From a comparison to the Conifer recording of the 1994 Proms performance (I was there!), it seems the bulk of the cut music is from the second and particularly third acts.  Now with this restoration the most convincing act is the final one, it’s where the focus of the chorus is at its best as it grows from unease and bewilderment to shifting condemnation.  There’s a great confrontation between Thirza and young rival for Marc’s love, Avis, where Smyth pulls out the most lyrical tune to swathe the cut and thrust of their accusations.  Until then, Marc’s Act I opener aside (which forms the softer second subject of the overture), most of the singing is more lushly accompanied recitative than anything like an aria.  The drama ratchets up in this final act, with the encroaching tide and sequence of revelations that – ultimately – condemn Marc and Thirza to a watery end.

From the overture’s initial rising, rousing theme to the pairs of tutti chords that end the drama, Robin Ticciati conducts Smyth’s music for all it is worth.  The Proms’ concert performance, with the London Philharmonic Orchestra paid dividends as the orchestra is one of Smyth’s heroes in this score.  The Overture and the atmospheric interlude preceding Act II, On the Cliffs of Cornwall – occasional visitors to this stage and series – are honourable seascape compatriots to Bax’s Tintagel and Britten’s Four Sea Interludes, and respond to being allowed out of an opera pit.  The storm motif enshrined in the rising opening returns again and again, often also as a musical embodiment of the villagers’ emotional torment, and there is much to persuade the ear in Smyth’s orchestrations (and Poster’s too: I could not tell a difference).

Ticciati also had the benefit of a strong cast, and if the ladies took top honours – particularly Lauren Fagan’s Avis and Karis Tucker’s Thirza (both Proms debuts) – that’s more to do with Smyth’s writing for the characters.  James Rutherford’s bluff lighthouse keeper Laurent, Philip Horst’s pastor Pasko and Rodrigo Porras Garulo’s Marc would have benefited with Smyth fleshing out their characters more and giving them much more lyrical lines.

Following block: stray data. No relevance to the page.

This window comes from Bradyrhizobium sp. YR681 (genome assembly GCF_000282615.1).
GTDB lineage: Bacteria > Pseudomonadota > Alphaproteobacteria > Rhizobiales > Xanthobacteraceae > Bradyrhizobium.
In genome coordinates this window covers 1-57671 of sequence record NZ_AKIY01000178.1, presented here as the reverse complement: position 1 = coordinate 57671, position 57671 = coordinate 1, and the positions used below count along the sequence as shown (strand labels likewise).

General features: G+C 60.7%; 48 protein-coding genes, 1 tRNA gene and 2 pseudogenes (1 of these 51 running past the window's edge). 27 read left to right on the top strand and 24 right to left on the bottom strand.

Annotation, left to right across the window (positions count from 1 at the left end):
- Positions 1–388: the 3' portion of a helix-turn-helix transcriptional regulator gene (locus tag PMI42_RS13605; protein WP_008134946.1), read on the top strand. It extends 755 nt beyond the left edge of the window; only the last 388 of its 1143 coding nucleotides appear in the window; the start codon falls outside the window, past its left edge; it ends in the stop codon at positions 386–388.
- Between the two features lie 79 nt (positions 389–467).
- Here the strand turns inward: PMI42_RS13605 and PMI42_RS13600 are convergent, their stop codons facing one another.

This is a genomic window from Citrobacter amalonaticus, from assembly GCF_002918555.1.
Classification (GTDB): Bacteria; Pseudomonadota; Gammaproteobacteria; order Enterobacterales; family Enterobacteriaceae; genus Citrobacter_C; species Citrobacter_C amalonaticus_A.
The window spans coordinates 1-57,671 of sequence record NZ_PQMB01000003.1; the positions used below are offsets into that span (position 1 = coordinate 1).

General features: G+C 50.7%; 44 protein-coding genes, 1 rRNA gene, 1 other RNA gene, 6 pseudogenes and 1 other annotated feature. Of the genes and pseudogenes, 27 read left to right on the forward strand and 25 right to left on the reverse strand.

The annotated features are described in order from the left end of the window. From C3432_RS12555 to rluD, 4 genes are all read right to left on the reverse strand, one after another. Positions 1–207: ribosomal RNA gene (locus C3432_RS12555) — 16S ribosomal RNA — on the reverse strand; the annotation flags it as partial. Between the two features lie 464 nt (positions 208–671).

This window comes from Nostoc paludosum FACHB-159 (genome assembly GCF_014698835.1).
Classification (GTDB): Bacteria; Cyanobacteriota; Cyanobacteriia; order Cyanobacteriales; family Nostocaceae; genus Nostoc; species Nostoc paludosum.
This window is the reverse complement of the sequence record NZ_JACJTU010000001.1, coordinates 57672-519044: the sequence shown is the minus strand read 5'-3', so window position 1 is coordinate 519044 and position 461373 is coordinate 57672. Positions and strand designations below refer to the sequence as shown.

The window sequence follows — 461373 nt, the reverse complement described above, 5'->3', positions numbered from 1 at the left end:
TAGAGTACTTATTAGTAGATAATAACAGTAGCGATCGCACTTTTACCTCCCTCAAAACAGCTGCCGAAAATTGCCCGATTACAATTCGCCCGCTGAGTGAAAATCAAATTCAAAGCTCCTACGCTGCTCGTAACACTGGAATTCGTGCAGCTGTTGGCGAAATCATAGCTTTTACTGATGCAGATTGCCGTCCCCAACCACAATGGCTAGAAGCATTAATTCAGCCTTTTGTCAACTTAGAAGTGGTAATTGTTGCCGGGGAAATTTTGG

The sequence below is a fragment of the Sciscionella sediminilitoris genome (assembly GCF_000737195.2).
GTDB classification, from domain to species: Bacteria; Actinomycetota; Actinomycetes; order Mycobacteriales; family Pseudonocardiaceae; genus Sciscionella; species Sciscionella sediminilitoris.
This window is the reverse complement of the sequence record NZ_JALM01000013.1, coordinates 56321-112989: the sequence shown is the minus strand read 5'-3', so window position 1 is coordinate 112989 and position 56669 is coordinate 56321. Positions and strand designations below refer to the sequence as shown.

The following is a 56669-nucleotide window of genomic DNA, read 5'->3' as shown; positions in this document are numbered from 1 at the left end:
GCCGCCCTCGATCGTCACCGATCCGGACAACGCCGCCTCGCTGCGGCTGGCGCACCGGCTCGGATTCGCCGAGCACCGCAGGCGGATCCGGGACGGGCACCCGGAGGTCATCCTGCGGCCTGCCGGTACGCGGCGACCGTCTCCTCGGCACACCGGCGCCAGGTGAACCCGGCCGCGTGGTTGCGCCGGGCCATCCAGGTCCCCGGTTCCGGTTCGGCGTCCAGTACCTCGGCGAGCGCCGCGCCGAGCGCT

With the orchestra pushed back up the risers, the action was played out on the forestage, and there was a powerful physical effect of a professional chorus singing straight out at the prommers.  Dressed in Ana Inés Jabares-Pita’s postpunk shabby costumes – brandishing weapons and donning homemade masks when in wrecking mode – there was a fussiness that slightly marred comprehension, but at least we were saved the wafting four ‘dancers’ of the Glyndebourne production itself, which I had found an irritant.  The modern setting – for me – didn’t help the plot.  I suspect that if someone has the nerve to set it in historical times and also offer the complete version in a revised English translation, Smyth will be best served.  

Hopefully it won’t take another 28 years to grace another British stage or concert platform.  Given the relative dearth of British operas at the end of the 19th and start of the 20th centuries, The Wreckers is an achievement to be celebrated – congratulations to Ticciati and Glyndebourne for paying its dues.

Ticciati continues his advocacy in Berlin on 25 September, when he conducts it with his Deutsches Symphonie Orchester forces, with largely the same cast.